Monday, February 25, 2008

Ralph Nader: The Energizer Bunny

Ralph Nader is now the Energizer Bunny of presidential candidates. Much like the Socialist Party candidate Norman Thomas, who ran for president during six straight presidential elections from 1928 to 1948, Ralph Nader has competed for the presidency in every primary or general election since 1992.

In 1992 Nader ran as a write-in candidate in the New Hampshire and Massachusetts primaries, in 1996 and 2000 as the Green Party candidate, and in 2004 as an independent, who garnered some support from the remnants of Ross Perot's Reform Party.

While reflecting on his six presidential campaigns, Norman Thomas pronounced them successful, because in his view the Democratic Party had adopted his platform.

Ideology is the fuel that drives the candidacies of ideological parties on the far left and far right. They do not define success as winning, but rather as defining the issues and hopefully pulling the major parties in their direction on the issues.

Nader's stated intention in 2008 is to move the Democratic Party to the left on several economic, military, international and social issues. Which, if he succeeds, will seriously damage the Democrats' chances of winning the White House.

Most Americans fall in the center of a bell curve -- neither far right nor far left, but pragmatic and non-ideological. They are the magnet of the middle. When Democrats and Republicans nominate candidates outside the magnet of the middle, they lose overwhelmingly, such as Republicans did in 1964 with Barry Goldwater on the right and as Democrats did in 1972 with George McGovern on the left.

Nader's candidacy on the left is to Democrats what the Libertarian and Constitution Parties on the right are to Republicans. To the extent that these ideologically-driven third parties define the issues and move the major parties to the far left and far right, they lessen their prospects for winning the White House. So it is that Nader on the left and the Libertarian and Constitution Parties on the right are playing a game of tug-of-war, not to win, but to influence the positions of the major parties.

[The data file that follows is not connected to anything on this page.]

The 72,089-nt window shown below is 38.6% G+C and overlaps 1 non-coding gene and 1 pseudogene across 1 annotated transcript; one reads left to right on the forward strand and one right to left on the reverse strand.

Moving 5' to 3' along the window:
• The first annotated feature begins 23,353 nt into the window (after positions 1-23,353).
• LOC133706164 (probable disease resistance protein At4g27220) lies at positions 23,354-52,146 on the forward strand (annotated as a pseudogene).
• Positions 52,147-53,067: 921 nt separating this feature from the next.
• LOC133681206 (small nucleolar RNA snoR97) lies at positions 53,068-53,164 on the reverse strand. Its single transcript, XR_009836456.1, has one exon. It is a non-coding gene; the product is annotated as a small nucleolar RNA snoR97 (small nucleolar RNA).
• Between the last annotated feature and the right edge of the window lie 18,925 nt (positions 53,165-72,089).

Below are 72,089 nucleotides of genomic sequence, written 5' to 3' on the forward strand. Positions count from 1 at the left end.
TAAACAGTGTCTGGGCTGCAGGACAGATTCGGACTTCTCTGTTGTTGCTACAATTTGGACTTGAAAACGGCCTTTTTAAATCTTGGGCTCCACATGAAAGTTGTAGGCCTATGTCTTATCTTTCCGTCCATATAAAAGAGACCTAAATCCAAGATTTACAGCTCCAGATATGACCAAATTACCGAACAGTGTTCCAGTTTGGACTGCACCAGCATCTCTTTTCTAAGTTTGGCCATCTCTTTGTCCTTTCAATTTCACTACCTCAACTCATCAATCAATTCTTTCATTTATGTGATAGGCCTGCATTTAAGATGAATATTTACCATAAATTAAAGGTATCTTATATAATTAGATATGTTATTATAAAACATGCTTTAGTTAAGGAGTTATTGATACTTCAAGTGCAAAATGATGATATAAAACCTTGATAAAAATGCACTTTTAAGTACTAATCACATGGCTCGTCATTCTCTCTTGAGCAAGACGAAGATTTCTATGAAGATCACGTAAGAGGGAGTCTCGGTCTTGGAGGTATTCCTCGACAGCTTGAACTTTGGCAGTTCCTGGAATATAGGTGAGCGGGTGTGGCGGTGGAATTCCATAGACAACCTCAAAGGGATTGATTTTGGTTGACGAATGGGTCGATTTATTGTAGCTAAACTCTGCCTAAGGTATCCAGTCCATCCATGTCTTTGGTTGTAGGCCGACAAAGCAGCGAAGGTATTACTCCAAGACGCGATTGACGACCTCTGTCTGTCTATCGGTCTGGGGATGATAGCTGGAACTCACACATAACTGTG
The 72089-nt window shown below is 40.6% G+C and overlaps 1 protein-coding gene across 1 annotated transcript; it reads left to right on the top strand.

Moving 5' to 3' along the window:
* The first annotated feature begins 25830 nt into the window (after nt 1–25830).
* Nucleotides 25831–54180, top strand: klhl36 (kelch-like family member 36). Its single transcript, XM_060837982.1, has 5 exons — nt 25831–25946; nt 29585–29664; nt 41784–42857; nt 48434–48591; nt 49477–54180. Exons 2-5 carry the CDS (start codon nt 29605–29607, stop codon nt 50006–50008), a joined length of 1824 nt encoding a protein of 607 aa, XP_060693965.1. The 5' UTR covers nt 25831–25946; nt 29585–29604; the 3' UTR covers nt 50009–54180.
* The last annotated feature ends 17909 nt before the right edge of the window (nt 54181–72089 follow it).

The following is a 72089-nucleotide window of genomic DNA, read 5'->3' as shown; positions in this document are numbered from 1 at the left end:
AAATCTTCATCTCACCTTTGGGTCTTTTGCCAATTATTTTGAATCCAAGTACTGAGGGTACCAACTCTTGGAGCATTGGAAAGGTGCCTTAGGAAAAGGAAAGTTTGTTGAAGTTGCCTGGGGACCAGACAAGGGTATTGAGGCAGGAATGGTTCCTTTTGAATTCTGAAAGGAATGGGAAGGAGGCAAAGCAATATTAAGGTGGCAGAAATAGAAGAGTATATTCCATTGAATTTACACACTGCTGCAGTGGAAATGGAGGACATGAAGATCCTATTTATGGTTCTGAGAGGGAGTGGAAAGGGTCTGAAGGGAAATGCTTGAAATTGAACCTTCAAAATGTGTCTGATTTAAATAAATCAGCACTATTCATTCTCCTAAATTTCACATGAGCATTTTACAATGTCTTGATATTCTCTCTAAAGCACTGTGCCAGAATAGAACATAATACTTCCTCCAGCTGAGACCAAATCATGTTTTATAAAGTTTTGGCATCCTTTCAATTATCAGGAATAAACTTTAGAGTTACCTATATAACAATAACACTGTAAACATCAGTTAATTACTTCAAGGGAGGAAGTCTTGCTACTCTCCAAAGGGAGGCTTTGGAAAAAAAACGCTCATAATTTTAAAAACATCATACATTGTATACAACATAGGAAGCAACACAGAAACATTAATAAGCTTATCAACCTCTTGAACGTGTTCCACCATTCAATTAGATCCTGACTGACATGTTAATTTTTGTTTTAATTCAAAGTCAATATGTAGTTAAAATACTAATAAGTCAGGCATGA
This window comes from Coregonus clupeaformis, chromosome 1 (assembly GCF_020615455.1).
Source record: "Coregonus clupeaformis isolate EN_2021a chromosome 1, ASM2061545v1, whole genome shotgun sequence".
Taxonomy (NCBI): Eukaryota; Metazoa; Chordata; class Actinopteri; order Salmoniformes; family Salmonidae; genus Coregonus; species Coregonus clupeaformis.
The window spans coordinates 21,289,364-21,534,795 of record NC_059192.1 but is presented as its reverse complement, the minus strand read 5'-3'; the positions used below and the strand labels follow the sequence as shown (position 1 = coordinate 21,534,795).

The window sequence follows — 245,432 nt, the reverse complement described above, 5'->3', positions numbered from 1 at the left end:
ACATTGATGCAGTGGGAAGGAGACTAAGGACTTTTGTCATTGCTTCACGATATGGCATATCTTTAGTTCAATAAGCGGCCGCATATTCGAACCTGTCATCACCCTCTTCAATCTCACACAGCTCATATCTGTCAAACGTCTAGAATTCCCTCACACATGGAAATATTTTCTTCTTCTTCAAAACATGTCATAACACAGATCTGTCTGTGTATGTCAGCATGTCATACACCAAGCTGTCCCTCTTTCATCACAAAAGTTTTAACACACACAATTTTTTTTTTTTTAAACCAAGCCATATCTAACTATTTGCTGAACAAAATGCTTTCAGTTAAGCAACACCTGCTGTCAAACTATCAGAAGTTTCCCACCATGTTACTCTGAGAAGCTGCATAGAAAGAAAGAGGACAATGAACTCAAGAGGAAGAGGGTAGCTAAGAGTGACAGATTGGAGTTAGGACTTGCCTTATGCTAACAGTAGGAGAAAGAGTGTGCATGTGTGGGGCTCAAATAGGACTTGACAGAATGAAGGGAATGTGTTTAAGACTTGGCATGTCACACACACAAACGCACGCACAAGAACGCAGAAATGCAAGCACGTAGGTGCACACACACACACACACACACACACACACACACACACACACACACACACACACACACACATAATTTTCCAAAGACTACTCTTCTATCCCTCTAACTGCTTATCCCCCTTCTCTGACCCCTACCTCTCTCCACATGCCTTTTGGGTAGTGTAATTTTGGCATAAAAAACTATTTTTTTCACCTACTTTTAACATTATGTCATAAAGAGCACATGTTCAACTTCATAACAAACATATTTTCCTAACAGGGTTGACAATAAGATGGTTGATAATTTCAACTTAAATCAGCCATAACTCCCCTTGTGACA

Ralph Nader, the Energizer Bunny, does not run on the fuel of winning, but rather on the fuel of ideology.

Of the third parties receiving 10 percent or more of the vote in eight presidential elections between 1848 and 2004, not one was ideologically-driven. Which points to another type of third party, issue-driven. Teddy Roosevelt's Bull Moose Party in 1912, Robert La Follette's Progressive Party in 1924, Strom Thurmond's States' Rights Party in 1948, George Wallace's American Independent Party in 1968, and Ross Perot's Independent Party in 1992 focused on selective issues rather than ideology.

Issue-driven parties may win more votes than ideologically-driven parties, but they have a shorter life-span. By co-opting their issues, the major parties bring them back into the fold of the major parties. For example, Richard Nixon moved quickly in 1968 and 1972 to adopt his "southern strategy" in order to co-opt the issues raised by George Wallace.

The eight years and third-party percentage of the vote were: 1848 (10.2), 1856 (21.6), 1860 (30.7), 1892 (10.9), 1912 (35.0), 1924 (17.1), 1968 (13.9) and 1992 (19.6).

Ralph Nader had his day in the sun in 2000 when he won 2.7 percent of the national vote, and probably cost Gore Florida. Assuming Nader's Florida votes would have gone to Gore, Democrats would likely have won Florida without the recounts and legal challenges, which ultimately gave Florida and the White House to Bush, and left Nader with a residue of ill-will among Democrats.

As the Energizer Bunny Ralph Nader's goal is not to win a large number of votes, but to move the Democratic Party to the left by the threat of winning just enough votes to keep Democrats out of the White House. If Democrats move to the left to appease Nader and lose the White House, he wins, and if they don't and win the White House, he still wins. In either case he has stood four-square for his ideology.

For Nader, the Energizer Bunny, it's a win-win proposition.

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